The LEGO Batman movie is finally out on DVD, which is good, because it’s great fun for the whole family (with one small caveat). Here’s our review for Catholic families.
by Adrienne Thorne
I saw the trailer for The LEGO Batman Movie a few months back and thought it looked like a fairly promising family movie night choice that my husband and I might enjoy along with our 3-year-old. We’d watched The LEGO Movie and rather liked it, even if its “Everything is awesome!” song was stuck in our heads for days afterward.
So, now that the Batman installment came out on DVD, we decided to give it a try, having no idea how much our expectations were about to be blown out of the water.
I don’t think it’s very often that I’ve watched a movie and loved it from the first few words. This was one of those rare movies.
It starts with a black screen and the voice of LEGO Batman commenting on the black screen, and on how all important movies start with a black screen. And then, the film company logos, with his commentary on those as well. It is funny, and spoofy, and a little spazzy. And exactly my kind of humor.
It opens, and the laughs don’t stop for several minutes – jokes about how ripped Batman is, jokes about his rivalry with Superman…. In fact, the jokes came almost too quickly. We like to watch movies with the subtitles on (a habit we started back when our toddler was at that little screeching-baby-babble stage, and now handy once again since our younger son is at the same stage…), and I think we actually would have missed a good portion of the humor if we hadn’t had them turned it, it was so fast.
The Surprising Message
I didn’t expect to find anything too deep about this movie. But there it was, a few minutes into the story, a blatantly stated but very important theme: Batman doesn’t need anybody. Batman works alone. Batman certainly doesn’t need friends or family.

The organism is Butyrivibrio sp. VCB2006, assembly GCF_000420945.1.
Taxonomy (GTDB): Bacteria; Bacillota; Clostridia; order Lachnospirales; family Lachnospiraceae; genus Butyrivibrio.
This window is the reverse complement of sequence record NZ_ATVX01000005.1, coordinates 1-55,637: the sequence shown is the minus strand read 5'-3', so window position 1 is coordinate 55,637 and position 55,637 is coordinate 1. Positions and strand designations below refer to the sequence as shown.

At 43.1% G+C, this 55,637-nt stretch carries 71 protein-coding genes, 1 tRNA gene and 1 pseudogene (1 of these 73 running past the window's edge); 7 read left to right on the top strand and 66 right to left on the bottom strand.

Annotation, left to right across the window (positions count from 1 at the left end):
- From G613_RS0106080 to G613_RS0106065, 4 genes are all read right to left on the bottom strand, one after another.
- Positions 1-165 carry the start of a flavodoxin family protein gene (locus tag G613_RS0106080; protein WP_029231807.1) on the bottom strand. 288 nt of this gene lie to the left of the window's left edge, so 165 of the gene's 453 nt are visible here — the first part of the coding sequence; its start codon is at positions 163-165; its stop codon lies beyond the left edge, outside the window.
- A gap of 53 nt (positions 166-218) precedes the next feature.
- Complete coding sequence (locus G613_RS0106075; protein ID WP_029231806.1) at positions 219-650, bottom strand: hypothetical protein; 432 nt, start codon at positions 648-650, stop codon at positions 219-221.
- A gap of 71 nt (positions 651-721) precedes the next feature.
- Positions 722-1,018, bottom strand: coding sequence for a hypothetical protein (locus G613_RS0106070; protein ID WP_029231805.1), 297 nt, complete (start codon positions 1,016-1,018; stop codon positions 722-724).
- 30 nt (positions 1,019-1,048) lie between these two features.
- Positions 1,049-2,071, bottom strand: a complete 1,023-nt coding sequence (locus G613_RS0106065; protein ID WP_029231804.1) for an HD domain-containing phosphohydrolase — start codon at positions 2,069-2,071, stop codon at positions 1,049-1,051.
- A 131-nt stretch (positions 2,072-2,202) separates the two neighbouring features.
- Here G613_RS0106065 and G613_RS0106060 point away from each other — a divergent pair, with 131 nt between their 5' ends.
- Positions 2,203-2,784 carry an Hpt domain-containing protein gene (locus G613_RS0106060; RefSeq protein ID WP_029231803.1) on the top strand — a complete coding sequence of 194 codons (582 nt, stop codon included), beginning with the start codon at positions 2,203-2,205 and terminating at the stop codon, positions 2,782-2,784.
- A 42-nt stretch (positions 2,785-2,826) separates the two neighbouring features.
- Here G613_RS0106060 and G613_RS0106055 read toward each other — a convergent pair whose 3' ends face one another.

Except that he very much does. And he quite thoroughly learns how much he does need others throughout the movie, changing from a hilariously self-centered narcissist to someone who will fight for his friends. Of course by the end he’s still kind of spoofishly narcissistic, but the point is still clear.
My One Complaint
I really wish I didn’t have one, but here it is: There’s an ongoing joke about the Robin character, an orphan whom Batman accidentally adopted, having two dads. On the surface, there’s really nothing wrong with this, because the kid is confused about Batman’s real identity as Bruce Wayne and thinks they are somehow both his dads, when in reality they are the same person. It never goes any farther than referring to them as his “two dads,” but they do say this several times.
I think, twenty years ago, it would have been a silly joke that meant nothing. In our current day and age, not so much.
Our son is only three, so the implications were totally over his head. I think for most innocent little kids, this would probably be the case and they’d think it’s just something silly. But obviously, Catholic parents should be aware that it’s in there and exercise discretion.
Apart from this, it was a pretty morally safe movie, with only some cartoony violence, and the worst of the language being words like, “sucks.”
This movie reminded me a lot of my all-time favorite animated film, Megamind, in its hilariously spoofy nature. If you’ve seen Megamind and love it, you’ll probably love The LEGO Batman Movie.
Apart from the issue of that one unfortunate ongoing joke, I personally think this movie is pretty awesome.
Adrienne Thorne blogs at Thorne in the Flesh: A Faithful Catholic’s Guide to Netflix, Hulu, and More.